October 22, 2001 11:00 pm

Taken on face value, new Oregon Trail Financial Corporation director Kevin Padricks statement that he wasnt elected to shake things up should be a positive sign for the future of the corporation, the holding company for Pioneer Bank.

At the same time, Padrick of Sunriver said he wouldnt rule out any options, including the sale of the company. Padrick, of course, would have to gain the backing of a majority of the six-member board to accomplish that end.

Padricks election to the board Oct. 12 in a contested race with a director from Ontario was supported by Joseph Stilwell, who, with 9 percent of OTFCs shares, is a major shareholder in the company.

Stilwell, a New York investment fund manager, has been critical of the strategy of both the board and the companys management team over the past year. He says his goal is to maximize shareholder value.

Stilwells agenda has included having OTFC commence the process of exploring the sale of the company. We dont think this approach makes much sense at all. Instead OTFC should be looking to acquire another banking institution. Stilwell also suggests that the companys Oregon coast condominium be sold. This would do little to improve OTFCs financial picture, and probably would only end up harming employee morale.

Oregon Trail Financial Corporation, under the leadership of board chairman Steve Whittemore of La Grande and CEO Berniel Maugham of Baker City, has shown significant growth over recent months and years.

OTFCs stock value has increased by 60 percent since Maugham took over a year and a half ago. For the quarter ending June 30, 2001, earnings per share were up 78 percent over the year before. And through the repurchase of stocks, capital is down to 13.2 percent of assets. Loans have grown 109 percent over a four-year period, and Pioneer Bank officials have done a good job screening them. The number of problem and delinquent loans has been low.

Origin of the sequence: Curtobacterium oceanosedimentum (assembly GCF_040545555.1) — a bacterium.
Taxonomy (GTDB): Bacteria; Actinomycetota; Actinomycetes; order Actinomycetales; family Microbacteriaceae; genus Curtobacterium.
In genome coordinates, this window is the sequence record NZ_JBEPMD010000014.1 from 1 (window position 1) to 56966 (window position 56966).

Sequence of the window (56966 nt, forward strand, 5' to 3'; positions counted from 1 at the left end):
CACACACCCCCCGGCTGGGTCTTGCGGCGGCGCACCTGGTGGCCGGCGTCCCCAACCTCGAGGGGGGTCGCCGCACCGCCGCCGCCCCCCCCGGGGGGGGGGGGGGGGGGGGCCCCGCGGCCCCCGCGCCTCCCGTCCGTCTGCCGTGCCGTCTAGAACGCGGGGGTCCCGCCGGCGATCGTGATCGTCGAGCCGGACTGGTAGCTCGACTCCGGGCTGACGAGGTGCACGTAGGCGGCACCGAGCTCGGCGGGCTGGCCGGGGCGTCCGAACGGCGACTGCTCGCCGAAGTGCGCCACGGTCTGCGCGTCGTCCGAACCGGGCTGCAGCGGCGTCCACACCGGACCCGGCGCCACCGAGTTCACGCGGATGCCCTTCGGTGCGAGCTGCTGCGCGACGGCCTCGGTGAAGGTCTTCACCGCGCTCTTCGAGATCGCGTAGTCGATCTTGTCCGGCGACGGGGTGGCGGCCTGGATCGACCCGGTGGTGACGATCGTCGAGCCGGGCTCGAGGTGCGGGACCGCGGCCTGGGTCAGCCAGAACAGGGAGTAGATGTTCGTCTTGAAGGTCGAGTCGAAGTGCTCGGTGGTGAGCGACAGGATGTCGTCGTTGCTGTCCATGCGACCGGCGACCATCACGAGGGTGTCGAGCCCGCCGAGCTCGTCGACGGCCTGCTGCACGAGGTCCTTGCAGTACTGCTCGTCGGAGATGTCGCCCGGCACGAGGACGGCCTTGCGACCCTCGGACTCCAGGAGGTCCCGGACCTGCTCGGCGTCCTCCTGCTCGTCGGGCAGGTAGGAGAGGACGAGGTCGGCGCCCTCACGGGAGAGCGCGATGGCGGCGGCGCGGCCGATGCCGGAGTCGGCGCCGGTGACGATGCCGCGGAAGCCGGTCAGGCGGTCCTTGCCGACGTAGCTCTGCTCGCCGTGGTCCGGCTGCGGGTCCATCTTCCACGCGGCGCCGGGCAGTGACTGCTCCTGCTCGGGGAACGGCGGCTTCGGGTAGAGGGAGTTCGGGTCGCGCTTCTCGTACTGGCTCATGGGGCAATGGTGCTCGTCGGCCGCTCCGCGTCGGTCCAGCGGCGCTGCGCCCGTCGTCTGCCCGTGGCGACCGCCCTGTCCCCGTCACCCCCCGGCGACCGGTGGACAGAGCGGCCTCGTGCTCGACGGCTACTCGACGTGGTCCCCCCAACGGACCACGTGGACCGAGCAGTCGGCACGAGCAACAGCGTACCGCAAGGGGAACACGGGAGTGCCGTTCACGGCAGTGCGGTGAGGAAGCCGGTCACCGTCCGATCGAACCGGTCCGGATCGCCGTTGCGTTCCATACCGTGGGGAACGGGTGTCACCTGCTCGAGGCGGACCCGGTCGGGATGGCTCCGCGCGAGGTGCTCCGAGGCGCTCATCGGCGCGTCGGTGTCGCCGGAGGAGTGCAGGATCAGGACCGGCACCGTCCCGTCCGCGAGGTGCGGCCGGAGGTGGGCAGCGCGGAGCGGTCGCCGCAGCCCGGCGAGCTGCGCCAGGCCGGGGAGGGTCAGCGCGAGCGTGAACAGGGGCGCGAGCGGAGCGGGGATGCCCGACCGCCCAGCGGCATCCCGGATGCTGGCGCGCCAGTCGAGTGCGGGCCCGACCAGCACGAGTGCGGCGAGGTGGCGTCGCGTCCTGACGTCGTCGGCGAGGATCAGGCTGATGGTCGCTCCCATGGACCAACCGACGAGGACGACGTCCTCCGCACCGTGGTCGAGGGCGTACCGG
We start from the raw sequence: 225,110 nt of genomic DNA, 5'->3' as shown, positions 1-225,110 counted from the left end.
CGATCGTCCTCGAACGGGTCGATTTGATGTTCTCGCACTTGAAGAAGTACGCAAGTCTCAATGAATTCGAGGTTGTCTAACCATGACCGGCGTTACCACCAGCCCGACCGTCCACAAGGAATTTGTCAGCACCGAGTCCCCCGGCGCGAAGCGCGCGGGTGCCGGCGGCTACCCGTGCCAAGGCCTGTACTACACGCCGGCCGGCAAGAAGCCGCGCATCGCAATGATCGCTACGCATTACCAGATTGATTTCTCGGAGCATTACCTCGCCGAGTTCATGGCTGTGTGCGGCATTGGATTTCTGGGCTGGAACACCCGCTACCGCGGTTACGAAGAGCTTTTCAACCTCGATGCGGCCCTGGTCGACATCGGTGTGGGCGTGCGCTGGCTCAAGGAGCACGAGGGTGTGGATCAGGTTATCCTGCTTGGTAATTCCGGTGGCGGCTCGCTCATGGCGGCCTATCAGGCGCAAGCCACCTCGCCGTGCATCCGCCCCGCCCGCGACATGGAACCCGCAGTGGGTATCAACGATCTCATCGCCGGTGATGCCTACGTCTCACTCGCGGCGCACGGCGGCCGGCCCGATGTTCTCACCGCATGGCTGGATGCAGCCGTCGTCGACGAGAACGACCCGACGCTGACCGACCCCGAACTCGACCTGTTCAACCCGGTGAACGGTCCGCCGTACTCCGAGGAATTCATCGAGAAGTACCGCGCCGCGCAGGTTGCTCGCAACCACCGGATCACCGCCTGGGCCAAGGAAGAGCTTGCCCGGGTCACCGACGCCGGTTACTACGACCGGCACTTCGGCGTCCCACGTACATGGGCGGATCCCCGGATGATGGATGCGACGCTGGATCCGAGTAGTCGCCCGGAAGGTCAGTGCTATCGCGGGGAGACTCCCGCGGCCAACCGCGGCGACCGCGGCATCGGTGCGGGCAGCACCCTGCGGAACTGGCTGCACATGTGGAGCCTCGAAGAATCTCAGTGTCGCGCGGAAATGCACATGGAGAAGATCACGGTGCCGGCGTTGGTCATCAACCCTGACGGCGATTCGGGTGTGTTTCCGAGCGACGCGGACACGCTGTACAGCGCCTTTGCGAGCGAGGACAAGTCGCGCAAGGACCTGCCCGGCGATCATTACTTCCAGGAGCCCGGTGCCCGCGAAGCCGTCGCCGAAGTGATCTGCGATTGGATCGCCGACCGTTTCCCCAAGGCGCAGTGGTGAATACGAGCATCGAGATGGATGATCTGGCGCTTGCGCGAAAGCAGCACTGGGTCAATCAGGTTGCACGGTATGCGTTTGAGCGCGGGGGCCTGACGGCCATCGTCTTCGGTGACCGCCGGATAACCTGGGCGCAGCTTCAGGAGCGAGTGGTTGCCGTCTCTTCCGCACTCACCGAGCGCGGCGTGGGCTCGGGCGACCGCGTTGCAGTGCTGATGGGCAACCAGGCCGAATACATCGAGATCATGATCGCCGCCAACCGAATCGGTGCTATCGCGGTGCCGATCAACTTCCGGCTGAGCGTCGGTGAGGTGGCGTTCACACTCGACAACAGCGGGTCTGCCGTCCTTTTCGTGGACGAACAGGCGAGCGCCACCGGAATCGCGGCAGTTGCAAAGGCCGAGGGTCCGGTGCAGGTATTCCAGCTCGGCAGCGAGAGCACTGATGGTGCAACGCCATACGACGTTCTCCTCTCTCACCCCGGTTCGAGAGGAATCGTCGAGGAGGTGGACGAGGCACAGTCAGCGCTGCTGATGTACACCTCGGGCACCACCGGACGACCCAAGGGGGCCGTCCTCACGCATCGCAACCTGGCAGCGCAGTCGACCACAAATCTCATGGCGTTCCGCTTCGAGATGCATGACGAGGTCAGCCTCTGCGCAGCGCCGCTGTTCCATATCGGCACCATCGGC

Every company needs strong leadership and vision for both the short- and long-term. Oregon Trail Financial Corporation has exhibited the desire to make itself a strong, solvent financial institution. Selling this Eastern Oregon banking company might help a few stockholders, but it would not be good for the region.

A few years ago, U.S. Bank was sold to a company in the east. Oregon has faced the loss of too many corporate headquarters over the years. Losing Pioneer Bank to some outside banking company could mean a resulting loss of jobs at corporate headquarters in Baker City and in banks in La Grande and elsewhere in the region. This is not an acceptable approach to take.

If Padrick can bring some ideas to the table, great. But selling off an important part of Eastern Oregon isnt one of them.